Thursday, November 15, 2012

November 16, 2012

"Again, it will be like a man going on a journey, who called his servants and entrusted his wealth to them. To one he gave five bags of gold, to another two bags, and to another one bag, each according to his ability. Then he went on his journey. The man who had received five bags of gold went at once and put his money to work and gained five bags more. So also, the one with two bags of gold gained two more. But the man who had received one bag went off, dug a hole in the ground and hid his master’s money. “After a long time the master of those servants returned and settled accounts with them. The man who had received five bags of gold brought the other five. ‘Master,’ he said, ‘you entrusted me with five bags of gold. See, I have gained five more.’ “His master replied, ‘Well done, good and faithful servant! You have been faithful with a few things; I will put you in charge of many things. Come and share your master’s happiness!’“The man with two bags of gold also came. ‘Master,’ he said, ‘you entrusted me with two bags of gold; see, I have gained two more.' “His master replied, ‘Well done, good and faithful servant! You have been faithful with a few things; I will put you in charge of many things. Come and share your master’s happiness! “Then the man who had received one bag of gold came. ‘Master,’ he said, ‘I knew that you are a hard man, harvesting where you have not sown and gathering where you have not scattered seed. So I was afraid and went out and hid your gold in the ground. See, here is what belongs to you.’  “His master replied, ‘You wicked, lazy servant! So you knew that I harvest where I have not sown and gather where I have not scattered seed? Well then, you should have put my money on deposit with the bankers, so that when I returned I would have received it back with interest. ‘So take the bag of gold from him and give it to the one who has ten bags. For whoever has will be given more, and they will have an abundance. Whoever does not have, even what they have will be taken from them. And throw that worthless servant outside, into the darkness, where there will be weeping and gnashing of teeth." Matthew 25:14-30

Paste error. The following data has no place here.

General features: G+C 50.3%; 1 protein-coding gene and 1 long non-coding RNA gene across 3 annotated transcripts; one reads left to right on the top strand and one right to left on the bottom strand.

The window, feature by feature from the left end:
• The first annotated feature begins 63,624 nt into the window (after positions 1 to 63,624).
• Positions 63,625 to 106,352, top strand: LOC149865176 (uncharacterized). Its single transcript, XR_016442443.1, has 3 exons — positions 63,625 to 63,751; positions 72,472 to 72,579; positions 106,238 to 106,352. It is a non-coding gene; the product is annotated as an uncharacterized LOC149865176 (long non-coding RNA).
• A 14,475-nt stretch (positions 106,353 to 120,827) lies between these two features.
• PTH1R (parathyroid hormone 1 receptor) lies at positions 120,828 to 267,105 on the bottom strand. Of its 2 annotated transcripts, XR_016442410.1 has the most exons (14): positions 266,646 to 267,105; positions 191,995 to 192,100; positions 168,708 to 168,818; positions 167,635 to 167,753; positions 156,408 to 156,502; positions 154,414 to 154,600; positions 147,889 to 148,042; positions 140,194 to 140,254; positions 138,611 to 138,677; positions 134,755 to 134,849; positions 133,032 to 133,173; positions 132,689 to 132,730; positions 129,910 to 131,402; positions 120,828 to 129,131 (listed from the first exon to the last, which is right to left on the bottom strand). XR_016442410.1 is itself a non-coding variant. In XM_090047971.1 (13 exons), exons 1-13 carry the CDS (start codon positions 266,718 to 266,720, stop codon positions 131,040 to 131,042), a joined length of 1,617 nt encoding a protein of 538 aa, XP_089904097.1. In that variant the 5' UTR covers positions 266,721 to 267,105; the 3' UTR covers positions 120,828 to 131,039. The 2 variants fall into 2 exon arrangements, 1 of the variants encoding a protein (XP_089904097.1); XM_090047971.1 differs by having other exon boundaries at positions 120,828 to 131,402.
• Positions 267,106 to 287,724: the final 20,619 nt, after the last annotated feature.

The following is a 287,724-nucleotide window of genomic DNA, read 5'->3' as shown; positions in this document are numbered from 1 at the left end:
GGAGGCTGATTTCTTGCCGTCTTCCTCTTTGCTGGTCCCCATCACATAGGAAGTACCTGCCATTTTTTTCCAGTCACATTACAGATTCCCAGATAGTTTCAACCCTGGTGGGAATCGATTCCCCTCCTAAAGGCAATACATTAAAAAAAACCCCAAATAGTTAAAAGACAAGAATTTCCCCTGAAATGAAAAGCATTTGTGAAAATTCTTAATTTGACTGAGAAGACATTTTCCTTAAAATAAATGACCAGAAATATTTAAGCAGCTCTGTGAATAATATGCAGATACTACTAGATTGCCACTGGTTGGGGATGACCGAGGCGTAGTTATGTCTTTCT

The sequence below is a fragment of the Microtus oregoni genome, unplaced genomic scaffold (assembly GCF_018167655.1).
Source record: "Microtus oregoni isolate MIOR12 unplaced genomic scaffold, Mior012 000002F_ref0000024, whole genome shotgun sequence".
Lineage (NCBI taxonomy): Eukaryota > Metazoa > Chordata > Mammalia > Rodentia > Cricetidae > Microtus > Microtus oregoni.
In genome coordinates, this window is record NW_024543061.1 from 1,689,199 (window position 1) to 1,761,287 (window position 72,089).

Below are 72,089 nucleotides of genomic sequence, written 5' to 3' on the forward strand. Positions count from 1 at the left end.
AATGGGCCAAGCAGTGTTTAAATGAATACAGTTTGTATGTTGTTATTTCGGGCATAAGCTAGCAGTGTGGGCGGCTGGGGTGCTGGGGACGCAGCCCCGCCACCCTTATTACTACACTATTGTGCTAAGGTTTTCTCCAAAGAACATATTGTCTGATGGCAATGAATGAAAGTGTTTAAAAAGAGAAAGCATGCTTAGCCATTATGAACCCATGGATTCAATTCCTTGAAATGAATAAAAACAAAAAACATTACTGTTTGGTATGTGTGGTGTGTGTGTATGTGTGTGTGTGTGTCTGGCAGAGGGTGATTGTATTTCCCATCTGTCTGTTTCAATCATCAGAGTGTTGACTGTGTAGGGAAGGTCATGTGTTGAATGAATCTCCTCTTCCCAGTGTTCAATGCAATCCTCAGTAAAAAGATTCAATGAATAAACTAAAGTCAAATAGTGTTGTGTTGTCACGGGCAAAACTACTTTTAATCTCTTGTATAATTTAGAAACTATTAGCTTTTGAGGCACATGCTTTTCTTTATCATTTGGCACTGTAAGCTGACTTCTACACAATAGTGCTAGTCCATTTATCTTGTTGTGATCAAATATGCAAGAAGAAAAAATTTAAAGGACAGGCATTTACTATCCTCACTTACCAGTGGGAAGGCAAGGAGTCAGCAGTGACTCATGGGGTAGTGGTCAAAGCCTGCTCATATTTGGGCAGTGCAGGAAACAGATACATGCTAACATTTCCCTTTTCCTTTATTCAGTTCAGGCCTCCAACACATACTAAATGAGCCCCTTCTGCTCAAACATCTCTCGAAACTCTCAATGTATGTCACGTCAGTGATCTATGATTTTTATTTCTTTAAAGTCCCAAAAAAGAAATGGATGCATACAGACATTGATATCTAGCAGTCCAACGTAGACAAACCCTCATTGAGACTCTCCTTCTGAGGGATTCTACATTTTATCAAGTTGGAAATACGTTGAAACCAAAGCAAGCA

In Hollywood there is an exclusive school attended by children of movie stars, producers, and directors. Asked to write a composition on the subject of poverty, one little girl started her literary piece: "Once there was a poor little girl. Her father was poor, her mother was poor, her nanny was poor, her chauffeur was poor, her butler was poor. In fact, everybody in her mansion was very, very poor.

It is safe to say that young lady is not really in touch with poverty. Most of us would be glad to sign on to her version of being poor.

Those of us this morning are no doubt more in touch poverty than this young lady seemed to be. However, it illustrates that one man’s poverty is another man’s prosperity. Even the poorest Americans would be considered wealthy by most of the world. The poverty level in the USA is around $23,500 for a family of four. Compare that to the average income $7,000 worldwide – and that is the average not the poverty level.

Suffice it to say, while we are wealthy compared to the rest of the world, we are not as wealthy as we would like to be. The American dream is characterized by one word, “MORE!”

As Christians, people who live under the blessing of God, shouldn’t we expect to be wealthier than those who don’t believe? Should we conclude that prosperous Christians are more spiritual than those in poverty? Some would say so.

Then there are other Christians who flatly reject that notion and say the Bible teaches Christians should reject materialism and live a simple life by faith.

Which is it more Biblical, prosperity or poverty?

When I am uncertain and have questions about Biblical truth, I retreat to something I know is true and start figuring it out from there. So, as the diagram illustrates – poverty is on one end of the issue and prosperity is the other extreme – I have placed what I know about stewardship in the middle and will work from there.


Over the next four posts I will share four big stewardship principles that will help you decide for yourself about the poverty vs. prosperity debate.

The first big principle is Sovereignty - "To one he gave five bags of golf, to another two bags, and to another one bag, each according to his ability." V. 15

In yesterday's devotional I talked about the issue of fairness. Fairness is a big issue in our culture today. It has been awarded moral status by the politically correct crowd who have taken it upon themselves to make everything fair for everyone at the expense of excellence.

It seems the biggest casualties of fairness are achievement and accomplishment which is precisely why this master wasn't concened about being fair. Instead, he gave the gifts to the right guys in the proper amounts to maximize his gains.

Like this master, God is more interested in fruitfulness than He is in fairness. And in His Omniscence and Sovereignty knows who He can trust to bear the most fruit.

Please don't get caught up in the fairness of God but rather focus your concern on bearing fruit for the Master. How can you be fruitful today?